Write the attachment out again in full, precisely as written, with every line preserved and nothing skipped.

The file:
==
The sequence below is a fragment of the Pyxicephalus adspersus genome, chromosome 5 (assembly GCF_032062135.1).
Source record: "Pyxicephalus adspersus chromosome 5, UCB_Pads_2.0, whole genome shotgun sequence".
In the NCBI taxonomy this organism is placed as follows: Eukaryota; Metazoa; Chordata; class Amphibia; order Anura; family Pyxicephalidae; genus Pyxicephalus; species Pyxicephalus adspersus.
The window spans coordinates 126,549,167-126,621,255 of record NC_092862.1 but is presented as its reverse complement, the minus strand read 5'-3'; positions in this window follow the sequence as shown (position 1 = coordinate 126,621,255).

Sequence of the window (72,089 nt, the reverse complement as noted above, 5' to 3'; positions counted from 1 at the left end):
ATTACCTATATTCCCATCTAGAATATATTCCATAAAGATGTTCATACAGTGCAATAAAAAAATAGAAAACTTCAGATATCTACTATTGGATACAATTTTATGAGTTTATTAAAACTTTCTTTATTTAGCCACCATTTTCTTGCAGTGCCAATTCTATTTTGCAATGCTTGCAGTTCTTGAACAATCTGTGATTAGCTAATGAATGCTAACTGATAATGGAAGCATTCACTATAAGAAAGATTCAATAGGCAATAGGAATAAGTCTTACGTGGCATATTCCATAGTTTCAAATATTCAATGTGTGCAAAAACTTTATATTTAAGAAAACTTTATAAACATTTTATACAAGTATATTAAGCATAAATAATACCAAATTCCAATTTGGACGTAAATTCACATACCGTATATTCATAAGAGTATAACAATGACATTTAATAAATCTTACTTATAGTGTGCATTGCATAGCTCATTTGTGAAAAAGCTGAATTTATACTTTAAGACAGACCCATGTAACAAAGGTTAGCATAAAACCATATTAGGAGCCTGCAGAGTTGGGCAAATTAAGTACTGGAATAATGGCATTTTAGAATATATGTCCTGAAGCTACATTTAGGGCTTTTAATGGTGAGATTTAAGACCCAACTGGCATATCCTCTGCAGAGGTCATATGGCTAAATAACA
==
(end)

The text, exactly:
The sequence below is a fragment of the Pyxicephalus adspersus genome, chromosome 5 (assembly GCF_032062135.1).
Source record: "Pyxicephalus adspersus chromosome 5, UCB_Pads_2.0, whole genome shotgun sequence".
In the NCBI taxonomy this organism is placed as follows: Eukaryota; Metazoa; Chordata; class Amphibia; order Anura; family Pyxicephalidae; genus Pyxicephalus; species Pyxicephalus adspersus.
The window spans coordinates 126,549,167-126,621,255 of record NC_092862.1 but is presented as its reverse complement, the minus strand read 5'-3'; positions in this window follow the sequence as shown (position 1 = coordinate 126,621,255).

Sequence of the window (72,089 nt, the reverse complement as noted above, 5' to 3'; positions counted from 1 at the left end):
ATTACCTATATTCCCATCTAGAATATATTCCATAAAGATGTTCATACAGTGCAATAAAAAAATAGAAAACTTCAGATATCTACTATTGGATACAATTTTATGAGTTTATTAAAACTTTCTTTATTTAGCCACCATTTTCTTGCAGTGCCAATTCTATTTTGCAATGCTTGCAGTTCTTGAACAATCTGTGATTAGCTAATGAATGCTAACTGATAATGGAAGCATTCACTATAAGAAAGATTCAATAGGCAATAGGAATAAGTCTTACGTGGCATATTCCATAGTTTCAAATATTCAATGTGTGCAAAAACTTTATATTTAAGAAAACTTTATAAACATTTTATACAAGTATATTAAGCATAAATAATACCAAATTCCAATTTGGACGTAAATTCACATACCGTATATTCATAAGAGTATAACAATGACATTTAATAAATCTTACTTATAGTGTGCATTGCATAGCTCATTTGTGAAAAAGCTGAATTTATACTTTAAGACAGACCCATGTAACAAAGGTTAGCATAAAACCATATTAGGAGCCTGCAGAGTTGGGCAAATTAAGTACTGGAATAATGGCATTTTAGAATATATGTCCTGAAGCTACATTTAGGGCTTTTAATGGTGAGATTTAAGACCCAACTGGCATATCCTCTGCAGAGGTCATATGGCTAAATAACA